Think of ways to solve a problem first.
Nonprofits are a means to an end, not an end in themselves.
And, 9 times out of 10, they are starting with the wrong end of the problem, because they are starting with a decision that should only be taken as the outcome of a thoughtful process that carefully identifies the real problem to be solved and explores alternative approaches to that problem.
This is crucial, because there are far too many failed and failing nonprofits in Oregon, and my two cents is that the reason that many are failing is because they didn't do the work that should have happened before anyone incorporated anything.
As the famous saying goes, when the only tool you have is a hammer, everything looks like a nail.
When you decide to start a nonprofit as the first step of addressing a problem, it's as if you're a person who has only seen hammers used, and so you ignore all the other tools that might be better for solving the real problem.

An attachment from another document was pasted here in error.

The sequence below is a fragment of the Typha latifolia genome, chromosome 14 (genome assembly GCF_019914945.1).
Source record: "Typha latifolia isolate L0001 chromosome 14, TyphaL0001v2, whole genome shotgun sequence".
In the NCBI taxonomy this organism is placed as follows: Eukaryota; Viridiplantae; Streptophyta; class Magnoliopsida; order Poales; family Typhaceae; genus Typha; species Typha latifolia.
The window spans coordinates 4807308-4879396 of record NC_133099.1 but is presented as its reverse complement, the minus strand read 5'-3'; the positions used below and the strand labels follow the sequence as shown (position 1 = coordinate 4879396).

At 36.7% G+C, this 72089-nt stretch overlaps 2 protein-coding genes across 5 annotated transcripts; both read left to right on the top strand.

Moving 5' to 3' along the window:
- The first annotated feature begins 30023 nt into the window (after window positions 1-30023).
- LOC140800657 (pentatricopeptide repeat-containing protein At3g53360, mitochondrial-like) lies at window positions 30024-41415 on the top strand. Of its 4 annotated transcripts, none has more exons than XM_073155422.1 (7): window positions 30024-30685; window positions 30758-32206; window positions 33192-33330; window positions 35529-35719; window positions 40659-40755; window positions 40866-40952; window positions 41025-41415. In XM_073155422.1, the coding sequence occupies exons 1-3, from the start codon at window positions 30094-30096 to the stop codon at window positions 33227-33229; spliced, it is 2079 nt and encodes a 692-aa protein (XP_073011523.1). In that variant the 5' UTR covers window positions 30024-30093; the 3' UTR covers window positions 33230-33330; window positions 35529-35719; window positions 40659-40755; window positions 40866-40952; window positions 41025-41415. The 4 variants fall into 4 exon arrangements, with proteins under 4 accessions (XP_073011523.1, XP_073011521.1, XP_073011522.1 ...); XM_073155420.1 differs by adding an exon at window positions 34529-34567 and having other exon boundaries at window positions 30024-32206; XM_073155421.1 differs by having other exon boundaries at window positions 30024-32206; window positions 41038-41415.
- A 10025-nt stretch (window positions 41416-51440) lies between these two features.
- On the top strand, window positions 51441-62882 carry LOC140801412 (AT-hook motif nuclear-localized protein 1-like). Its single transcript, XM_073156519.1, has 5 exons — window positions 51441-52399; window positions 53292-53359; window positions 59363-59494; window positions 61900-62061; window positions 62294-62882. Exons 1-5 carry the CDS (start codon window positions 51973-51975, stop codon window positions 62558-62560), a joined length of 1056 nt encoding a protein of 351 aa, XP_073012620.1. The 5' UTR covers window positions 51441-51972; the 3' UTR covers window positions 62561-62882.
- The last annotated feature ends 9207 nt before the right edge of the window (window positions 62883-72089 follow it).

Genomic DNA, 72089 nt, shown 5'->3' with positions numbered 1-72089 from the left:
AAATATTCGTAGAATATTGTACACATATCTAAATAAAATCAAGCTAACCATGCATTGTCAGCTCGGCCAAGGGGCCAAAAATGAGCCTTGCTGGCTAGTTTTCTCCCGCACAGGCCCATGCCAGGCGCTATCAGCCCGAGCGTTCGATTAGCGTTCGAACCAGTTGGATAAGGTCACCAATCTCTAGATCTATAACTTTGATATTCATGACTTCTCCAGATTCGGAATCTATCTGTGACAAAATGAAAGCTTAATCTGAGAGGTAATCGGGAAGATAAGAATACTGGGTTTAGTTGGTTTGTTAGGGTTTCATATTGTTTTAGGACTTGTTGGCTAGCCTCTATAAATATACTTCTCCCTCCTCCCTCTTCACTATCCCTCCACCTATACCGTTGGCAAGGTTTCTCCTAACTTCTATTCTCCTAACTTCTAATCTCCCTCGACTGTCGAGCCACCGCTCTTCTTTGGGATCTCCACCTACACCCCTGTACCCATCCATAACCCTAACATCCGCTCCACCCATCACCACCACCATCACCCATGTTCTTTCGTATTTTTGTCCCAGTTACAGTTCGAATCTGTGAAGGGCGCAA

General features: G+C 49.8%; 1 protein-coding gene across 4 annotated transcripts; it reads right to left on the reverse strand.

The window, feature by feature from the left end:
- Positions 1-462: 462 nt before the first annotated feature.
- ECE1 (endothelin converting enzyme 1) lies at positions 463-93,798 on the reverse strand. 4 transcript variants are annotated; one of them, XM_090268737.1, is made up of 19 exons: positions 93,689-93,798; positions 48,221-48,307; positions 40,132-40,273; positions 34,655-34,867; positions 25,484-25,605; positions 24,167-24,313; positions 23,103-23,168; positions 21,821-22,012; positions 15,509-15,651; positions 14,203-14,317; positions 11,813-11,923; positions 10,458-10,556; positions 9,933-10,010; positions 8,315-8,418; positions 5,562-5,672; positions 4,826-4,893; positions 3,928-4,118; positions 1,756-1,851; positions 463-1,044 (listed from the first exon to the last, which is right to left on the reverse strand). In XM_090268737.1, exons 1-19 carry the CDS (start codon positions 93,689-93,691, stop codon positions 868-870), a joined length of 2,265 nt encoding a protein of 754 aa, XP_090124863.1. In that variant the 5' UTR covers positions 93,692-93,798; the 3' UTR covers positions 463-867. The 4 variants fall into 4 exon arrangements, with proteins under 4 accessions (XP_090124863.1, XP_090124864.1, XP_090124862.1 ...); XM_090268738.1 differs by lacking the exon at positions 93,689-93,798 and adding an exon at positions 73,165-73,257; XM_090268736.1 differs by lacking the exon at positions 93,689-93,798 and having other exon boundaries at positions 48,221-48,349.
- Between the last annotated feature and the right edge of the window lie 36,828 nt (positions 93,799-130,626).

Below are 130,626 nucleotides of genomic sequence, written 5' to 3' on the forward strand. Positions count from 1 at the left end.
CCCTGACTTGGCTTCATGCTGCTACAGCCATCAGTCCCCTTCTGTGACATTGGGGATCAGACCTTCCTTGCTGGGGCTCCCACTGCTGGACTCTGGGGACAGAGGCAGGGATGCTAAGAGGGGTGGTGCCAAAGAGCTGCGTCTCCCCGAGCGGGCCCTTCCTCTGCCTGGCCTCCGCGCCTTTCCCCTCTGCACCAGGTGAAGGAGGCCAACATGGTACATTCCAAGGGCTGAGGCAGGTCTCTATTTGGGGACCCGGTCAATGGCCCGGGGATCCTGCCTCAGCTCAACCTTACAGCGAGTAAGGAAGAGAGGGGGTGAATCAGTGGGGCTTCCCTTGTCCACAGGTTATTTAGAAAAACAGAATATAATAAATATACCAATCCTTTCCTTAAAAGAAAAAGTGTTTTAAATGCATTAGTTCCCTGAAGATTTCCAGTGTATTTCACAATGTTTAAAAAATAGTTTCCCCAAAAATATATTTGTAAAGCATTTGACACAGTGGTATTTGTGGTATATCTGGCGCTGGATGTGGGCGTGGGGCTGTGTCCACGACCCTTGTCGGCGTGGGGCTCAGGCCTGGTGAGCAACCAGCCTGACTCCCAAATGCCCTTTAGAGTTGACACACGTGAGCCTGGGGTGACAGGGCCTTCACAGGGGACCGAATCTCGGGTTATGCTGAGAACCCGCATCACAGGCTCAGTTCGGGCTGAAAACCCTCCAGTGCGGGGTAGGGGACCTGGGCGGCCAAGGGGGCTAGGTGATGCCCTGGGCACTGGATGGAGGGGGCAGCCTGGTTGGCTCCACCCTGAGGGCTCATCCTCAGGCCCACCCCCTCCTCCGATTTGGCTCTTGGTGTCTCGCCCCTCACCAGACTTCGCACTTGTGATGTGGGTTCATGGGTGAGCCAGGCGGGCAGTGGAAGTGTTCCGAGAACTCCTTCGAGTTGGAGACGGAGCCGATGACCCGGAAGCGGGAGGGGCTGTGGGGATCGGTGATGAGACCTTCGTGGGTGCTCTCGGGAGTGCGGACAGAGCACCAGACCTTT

The first step to starting a successful nonprofit is making sure that the problem you want to solve is one that calls for a nonprofit solution. There are a wealth of other approaches out there, and each has its own strengths and weaknesses, and each one should be considered before taking the step of deciding that you need to form a nonprofit.
Successful nonprofits are a blessing, bringing great good to their communities. But unsuccessful ones are a terrible waste, because they don't serve their mission, they cause volunteer burnout, waste donor funds and patience, and sometimes they cause lawsuits or even criminal investigations.
If you want help understanding and applying the problem-solving approach to thinking about your "Do I need to start a nonprofit?" questions, feel free to contact me about an appointment.
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